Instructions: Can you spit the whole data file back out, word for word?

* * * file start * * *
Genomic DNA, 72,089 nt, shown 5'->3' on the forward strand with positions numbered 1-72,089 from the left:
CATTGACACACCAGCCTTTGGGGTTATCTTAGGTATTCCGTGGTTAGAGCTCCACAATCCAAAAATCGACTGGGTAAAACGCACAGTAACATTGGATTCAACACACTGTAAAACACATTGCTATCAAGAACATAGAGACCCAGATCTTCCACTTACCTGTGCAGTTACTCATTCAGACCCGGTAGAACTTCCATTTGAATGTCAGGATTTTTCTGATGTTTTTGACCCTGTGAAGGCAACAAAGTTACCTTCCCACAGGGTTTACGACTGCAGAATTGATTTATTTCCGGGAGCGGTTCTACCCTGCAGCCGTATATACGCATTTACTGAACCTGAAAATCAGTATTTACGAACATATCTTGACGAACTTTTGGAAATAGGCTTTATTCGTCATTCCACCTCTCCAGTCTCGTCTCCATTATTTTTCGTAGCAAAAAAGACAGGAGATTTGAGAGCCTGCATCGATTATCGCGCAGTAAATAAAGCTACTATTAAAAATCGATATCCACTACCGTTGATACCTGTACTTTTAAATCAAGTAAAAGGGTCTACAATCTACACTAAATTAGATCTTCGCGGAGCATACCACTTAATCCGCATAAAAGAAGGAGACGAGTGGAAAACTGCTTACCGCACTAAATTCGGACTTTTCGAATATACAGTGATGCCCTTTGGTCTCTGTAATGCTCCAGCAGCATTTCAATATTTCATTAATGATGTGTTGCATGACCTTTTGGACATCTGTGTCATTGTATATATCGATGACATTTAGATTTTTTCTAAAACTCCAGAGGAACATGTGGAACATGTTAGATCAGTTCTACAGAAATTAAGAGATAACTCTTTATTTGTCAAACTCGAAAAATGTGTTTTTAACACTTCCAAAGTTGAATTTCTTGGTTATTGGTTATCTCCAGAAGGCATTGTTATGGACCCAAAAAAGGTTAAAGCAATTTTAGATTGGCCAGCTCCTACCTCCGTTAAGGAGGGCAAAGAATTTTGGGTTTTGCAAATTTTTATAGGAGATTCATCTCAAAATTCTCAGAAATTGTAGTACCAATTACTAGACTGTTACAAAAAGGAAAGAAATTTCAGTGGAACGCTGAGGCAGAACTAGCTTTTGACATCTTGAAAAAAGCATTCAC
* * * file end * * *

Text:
Genomic DNA, 72,089 nt, shown 5'->3' on the forward strand with positions numbered 1-72,089 from the left:
CATTGACACACCAGCCTTTGGGGTTATCTTAGGTATTCCGTGGTTAGAGCTCCACAATCCAAAAATCGACTGGGTAAAACGCACAGTAACATTGGATTCAACACACTGTAAAACACATTGCTATCAAGAACATAGAGACCCAGATCTTCCACTTACCTGTGCAGTTACTCATTCAGACCCGGTAGAACTTCCATTTGAATGTCAGGATTTTTCTGATGTTTTTGACCCTGTGAAGGCAACAAAGTTACCTTCCCACAGGGTTTACGACTGCAGAATTGATTTATTTCCGGGAGCGGTTCTACCCTGCAGCCGTATATACGCATTTACTGAACCTGAAAATCAGTATTTACGAACATATCTTGACGAACTTTTGGAAATAGGCTTTATTCGTCATTCCACCTCTCCAGTCTCGTCTCCATTATTTTTCGTAGCAAAAAAGACAGGAGATTTGAGAGCCTGCATCGATTATCGCGCAGTAAATAAAGCTACTATTAAAAATCGATATCCACTACCGTTGATACCTGTACTTTTAAATCAAGTAAAAGGGTCTACAATCTACACTAAATTAGATCTTCGCGGAGCATACCACTTAATCCGCATAAAAGAAGGAGACGAGTGGAAAACTGCTTACCGCACTAAATTCGGACTTTTCGAATATACAGTGATGCCCTTTGGTCTCTGTAATGCTCCAGCAGCATTTCAATATTTCATTAATGATGTGTTGCATGACCTTTTGGACATCTGTGTCATTGTATATATCGATGACATTTAGATTTTTTCTAAAACTCCAGAGGAACATGTGGAACATGTTAGATCAGTTCTACAGAAATTAAGAGATAACTCTTTATTTGTCAAACTCGAAAAATGTGTTTTTAACACTTCCAAAGTTGAATTTCTTGGTTATTGGTTATCTCCAGAAGGCATTGTTATGGACCCAAAAAAGGTTAAAGCAATTTTAGATTGGCCAGCTCCTACCTCCGTTAAGGAGGGCAAAGAATTTTGGGTTTTGCAAATTTTTATAGGAGATTCATCTCAAAATTCTCAGAAATTGTAGTACCAATTACTAGACTGTTACAAAAAGGAAAGAAATTTCAGTGGAACGCTGAGGCAGAACTAGCTTTTGACATCTTGAAAAAAGCATTCAC